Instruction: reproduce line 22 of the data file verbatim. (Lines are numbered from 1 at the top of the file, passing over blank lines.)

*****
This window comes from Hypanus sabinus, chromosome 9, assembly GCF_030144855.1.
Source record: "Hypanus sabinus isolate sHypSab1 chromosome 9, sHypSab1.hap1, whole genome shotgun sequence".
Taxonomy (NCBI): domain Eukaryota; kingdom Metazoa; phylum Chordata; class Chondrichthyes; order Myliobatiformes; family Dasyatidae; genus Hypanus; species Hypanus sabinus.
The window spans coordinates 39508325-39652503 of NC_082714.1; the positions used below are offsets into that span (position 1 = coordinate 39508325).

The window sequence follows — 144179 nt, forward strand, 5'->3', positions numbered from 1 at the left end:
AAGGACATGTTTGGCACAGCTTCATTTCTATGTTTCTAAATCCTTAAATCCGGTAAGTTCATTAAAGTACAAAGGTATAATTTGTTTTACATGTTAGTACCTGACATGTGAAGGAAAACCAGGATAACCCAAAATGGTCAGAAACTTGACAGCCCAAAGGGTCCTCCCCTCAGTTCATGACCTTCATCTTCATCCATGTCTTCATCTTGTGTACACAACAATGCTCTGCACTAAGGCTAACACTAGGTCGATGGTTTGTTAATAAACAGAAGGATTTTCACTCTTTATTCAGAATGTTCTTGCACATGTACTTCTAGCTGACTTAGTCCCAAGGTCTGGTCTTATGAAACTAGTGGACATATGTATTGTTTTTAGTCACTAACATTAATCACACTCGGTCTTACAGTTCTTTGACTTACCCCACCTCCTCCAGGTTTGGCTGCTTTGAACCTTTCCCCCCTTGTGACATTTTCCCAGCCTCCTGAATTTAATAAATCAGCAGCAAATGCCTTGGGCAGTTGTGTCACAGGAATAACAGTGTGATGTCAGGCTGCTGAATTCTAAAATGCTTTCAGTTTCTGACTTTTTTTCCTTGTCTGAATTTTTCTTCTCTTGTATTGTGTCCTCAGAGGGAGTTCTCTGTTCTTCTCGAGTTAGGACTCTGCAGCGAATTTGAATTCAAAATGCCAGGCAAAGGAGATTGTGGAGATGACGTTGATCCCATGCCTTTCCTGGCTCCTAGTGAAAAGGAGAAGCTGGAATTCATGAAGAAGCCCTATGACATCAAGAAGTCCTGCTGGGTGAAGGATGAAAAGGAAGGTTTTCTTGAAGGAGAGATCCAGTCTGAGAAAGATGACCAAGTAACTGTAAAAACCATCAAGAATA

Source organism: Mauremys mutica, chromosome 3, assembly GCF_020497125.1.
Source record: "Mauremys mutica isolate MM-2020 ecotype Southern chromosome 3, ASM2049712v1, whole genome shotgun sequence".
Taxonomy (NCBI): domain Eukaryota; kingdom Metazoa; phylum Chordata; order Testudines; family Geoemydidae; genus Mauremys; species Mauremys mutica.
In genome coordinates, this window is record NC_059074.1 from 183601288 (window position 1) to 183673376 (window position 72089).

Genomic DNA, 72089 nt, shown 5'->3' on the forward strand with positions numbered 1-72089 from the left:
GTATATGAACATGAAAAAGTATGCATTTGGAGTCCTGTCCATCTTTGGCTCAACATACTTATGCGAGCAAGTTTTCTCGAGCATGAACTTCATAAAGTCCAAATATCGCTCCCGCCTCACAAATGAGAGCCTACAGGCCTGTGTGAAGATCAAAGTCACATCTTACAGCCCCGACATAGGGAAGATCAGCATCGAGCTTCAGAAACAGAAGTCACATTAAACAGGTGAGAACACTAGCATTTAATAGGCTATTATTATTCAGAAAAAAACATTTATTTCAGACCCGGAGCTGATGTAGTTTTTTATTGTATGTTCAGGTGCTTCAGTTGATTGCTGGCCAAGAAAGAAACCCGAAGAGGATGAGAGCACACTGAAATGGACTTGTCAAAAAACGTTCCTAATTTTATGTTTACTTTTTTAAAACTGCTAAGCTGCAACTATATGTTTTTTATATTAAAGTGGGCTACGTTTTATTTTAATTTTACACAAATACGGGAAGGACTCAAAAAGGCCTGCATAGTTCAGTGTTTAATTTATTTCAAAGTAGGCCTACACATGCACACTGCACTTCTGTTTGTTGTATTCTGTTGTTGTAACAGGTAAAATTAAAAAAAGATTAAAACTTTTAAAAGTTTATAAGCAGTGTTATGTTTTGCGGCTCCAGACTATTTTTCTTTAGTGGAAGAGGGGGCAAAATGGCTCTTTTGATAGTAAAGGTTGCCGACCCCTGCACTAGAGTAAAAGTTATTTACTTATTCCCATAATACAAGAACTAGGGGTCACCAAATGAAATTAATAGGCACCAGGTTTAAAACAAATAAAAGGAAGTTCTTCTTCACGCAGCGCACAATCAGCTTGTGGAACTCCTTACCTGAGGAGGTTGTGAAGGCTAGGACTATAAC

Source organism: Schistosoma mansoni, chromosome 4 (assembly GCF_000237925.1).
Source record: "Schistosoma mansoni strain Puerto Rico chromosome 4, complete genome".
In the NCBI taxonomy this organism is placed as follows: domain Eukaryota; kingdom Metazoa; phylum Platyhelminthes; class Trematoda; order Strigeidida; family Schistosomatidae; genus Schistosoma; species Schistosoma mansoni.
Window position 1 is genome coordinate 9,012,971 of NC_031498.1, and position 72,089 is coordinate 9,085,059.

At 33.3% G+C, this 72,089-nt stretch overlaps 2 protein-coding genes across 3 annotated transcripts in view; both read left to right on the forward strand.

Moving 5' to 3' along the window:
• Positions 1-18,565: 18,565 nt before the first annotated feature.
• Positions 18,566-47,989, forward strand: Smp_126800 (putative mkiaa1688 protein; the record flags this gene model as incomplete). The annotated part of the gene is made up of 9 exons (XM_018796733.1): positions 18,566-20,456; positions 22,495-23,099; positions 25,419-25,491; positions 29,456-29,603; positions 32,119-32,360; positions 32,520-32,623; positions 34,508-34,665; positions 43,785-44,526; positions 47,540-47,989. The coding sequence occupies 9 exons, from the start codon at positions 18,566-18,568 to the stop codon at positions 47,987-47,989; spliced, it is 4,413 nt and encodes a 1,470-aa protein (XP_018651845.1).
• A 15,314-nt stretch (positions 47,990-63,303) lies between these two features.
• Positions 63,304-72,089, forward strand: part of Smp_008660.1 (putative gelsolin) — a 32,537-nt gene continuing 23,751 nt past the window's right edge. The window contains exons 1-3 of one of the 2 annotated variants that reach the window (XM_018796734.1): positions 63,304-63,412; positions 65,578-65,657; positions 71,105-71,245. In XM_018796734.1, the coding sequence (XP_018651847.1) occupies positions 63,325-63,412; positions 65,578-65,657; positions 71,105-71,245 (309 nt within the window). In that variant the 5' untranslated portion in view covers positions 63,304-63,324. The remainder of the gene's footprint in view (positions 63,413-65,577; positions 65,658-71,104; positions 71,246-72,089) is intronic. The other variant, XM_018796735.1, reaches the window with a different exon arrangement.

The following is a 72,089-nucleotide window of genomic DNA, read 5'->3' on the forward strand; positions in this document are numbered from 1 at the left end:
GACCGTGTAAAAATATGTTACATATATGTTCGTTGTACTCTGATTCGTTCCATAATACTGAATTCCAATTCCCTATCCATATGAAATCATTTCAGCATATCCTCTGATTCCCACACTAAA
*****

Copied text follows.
• Positions 63,304-72,089, forward strand: part of Smp_008660.1 (putative gelsolin) — a 32,537-nt gene continuing 23,751 nt past the window's right edge. The window contains exons 1-3 of one of the 2 annotated variants that reach the window (XM_018796734.1): positions 63,304-63,412; positions 65,578-65,657; positions 71,105-71,245. In XM_018796734.1, the coding sequence (XP_018651847.1) occupies positions 63,325-63,412; positions 65,578-65,657; positions 71,105-71,245 (309 nt within the window). In that variant the 5' untranslated portion in view covers positions 63,304-63,324. The remainder of the gene's footprint in view (positions 63,413-65,577; positions 65,658-71,104; positions 71,246-72,089) is intronic. The other variant, XM_018796735.1, reaches the window with a different exon arrangement.